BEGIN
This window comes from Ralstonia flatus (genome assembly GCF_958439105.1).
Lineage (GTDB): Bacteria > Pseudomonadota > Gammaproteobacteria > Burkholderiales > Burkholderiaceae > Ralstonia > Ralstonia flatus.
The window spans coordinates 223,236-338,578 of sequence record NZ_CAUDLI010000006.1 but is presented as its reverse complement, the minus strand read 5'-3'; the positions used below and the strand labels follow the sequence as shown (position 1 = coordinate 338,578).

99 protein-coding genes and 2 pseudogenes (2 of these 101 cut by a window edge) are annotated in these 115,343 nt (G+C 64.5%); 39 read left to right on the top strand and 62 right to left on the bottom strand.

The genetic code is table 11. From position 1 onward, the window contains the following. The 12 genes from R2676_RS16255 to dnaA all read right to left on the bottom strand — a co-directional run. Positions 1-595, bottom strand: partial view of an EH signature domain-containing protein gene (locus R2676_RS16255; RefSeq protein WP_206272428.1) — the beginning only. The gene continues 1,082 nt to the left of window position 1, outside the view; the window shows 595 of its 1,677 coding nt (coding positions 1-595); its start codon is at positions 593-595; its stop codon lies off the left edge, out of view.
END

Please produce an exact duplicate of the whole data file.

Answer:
This window comes from Ralstonia flatus (genome assembly GCF_958439105.1).
Lineage (GTDB): Bacteria > Pseudomonadota > Gammaproteobacteria > Burkholderiales > Burkholderiaceae > Ralstonia > Ralstonia flatus.
The window spans coordinates 223,236-338,578 of sequence record NZ_CAUDLI010000006.1 but is presented as its reverse complement, the minus strand read 5'-3'; the positions used below and the strand labels follow the sequence as shown (position 1 = coordinate 338,578).

99 protein-coding genes and 2 pseudogenes (2 of these 101 cut by a window edge) are annotated in these 115,343 nt (G+C 64.5%); 39 read left to right on the top strand and 62 right to left on the bottom strand.

The genetic code is table 11. From position 1 onward, the window contains the following. The 12 genes from R2676_RS16255 to dnaA all read right to left on the bottom strand — a co-directional run. Positions 1-595, bottom strand: partial view of an EH signature domain-containing protein gene (locus R2676_RS16255; RefSeq protein WP_206272428.1) — the beginning only. The gene continues 1,082 nt to the left of window position 1, outside the view; the window shows 595 of its 1,677 coding nt (coding positions 1-595); its start codon is at positions 593-595; its stop codon lies off the left edge, out of view.